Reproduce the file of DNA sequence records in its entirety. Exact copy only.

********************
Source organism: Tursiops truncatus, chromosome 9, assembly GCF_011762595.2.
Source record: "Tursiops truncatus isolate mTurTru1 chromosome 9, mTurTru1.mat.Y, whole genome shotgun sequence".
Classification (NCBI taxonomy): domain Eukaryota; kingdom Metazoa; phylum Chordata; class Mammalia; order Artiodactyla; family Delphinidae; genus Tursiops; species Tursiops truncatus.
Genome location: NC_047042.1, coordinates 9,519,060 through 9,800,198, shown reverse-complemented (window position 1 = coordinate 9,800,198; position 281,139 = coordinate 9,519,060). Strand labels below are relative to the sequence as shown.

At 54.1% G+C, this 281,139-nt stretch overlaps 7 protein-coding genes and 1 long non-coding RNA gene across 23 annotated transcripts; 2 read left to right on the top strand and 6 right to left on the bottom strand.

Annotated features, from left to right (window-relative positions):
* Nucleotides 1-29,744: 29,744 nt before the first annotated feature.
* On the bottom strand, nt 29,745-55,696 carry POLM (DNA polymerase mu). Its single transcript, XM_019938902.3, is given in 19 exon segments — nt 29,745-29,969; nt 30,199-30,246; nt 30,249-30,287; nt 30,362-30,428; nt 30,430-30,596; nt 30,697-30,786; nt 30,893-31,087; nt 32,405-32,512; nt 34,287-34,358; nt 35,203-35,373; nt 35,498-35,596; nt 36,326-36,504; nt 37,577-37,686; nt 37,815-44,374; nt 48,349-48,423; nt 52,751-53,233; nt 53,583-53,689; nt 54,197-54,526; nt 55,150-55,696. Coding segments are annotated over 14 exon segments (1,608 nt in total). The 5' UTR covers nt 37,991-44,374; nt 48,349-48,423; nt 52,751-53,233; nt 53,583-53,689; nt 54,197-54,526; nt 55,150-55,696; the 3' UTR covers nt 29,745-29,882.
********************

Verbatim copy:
Source organism: Tursiops truncatus, chromosome 9, assembly GCF_011762595.2.
Source record: "Tursiops truncatus isolate mTurTru1 chromosome 9, mTurTru1.mat.Y, whole genome shotgun sequence".
Classification (NCBI taxonomy): domain Eukaryota; kingdom Metazoa; phylum Chordata; class Mammalia; order Artiodactyla; family Delphinidae; genus Tursiops; species Tursiops truncatus.
Genome location: NC_047042.1, coordinates 9,519,060 through 9,800,198, shown reverse-complemented (window position 1 = coordinate 9,800,198; position 281,139 = coordinate 9,519,060). Strand labels below are relative to the sequence as shown.

At 54.1% G+C, this 281,139-nt stretch overlaps 7 protein-coding genes and 1 long non-coding RNA gene across 23 annotated transcripts; 2 read left to right on the top strand and 6 right to left on the bottom strand.

Annotated features, from left to right (window-relative positions):
* Nucleotides 1-29,744: 29,744 nt before the first annotated feature.
* On the bottom strand, nt 29,745-55,696 carry POLM (DNA polymerase mu). Its single transcript, XM_019938902.3, is given in 19 exon segments — nt 29,745-29,969; nt 30,199-30,246; nt 30,249-30,287; nt 30,362-30,428; nt 30,430-30,596; nt 30,697-30,786; nt 30,893-31,087; nt 32,405-32,512; nt 34,287-34,358; nt 35,203-35,373; nt 35,498-35,596; nt 36,326-36,504; nt 37,577-37,686; nt 37,815-44,374; nt 48,349-48,423; nt 52,751-53,233; nt 53,583-53,689; nt 54,197-54,526; nt 55,150-55,696. Coding segments are annotated over 14 exon segments (1,608 nt in total). The 5' UTR covers nt 37,991-44,374; nt 48,349-48,423; nt 52,751-53,233; nt 53,583-53,689; nt 54,197-54,526; nt 55,150-55,696; the 3' UTR covers nt 29,745-29,882.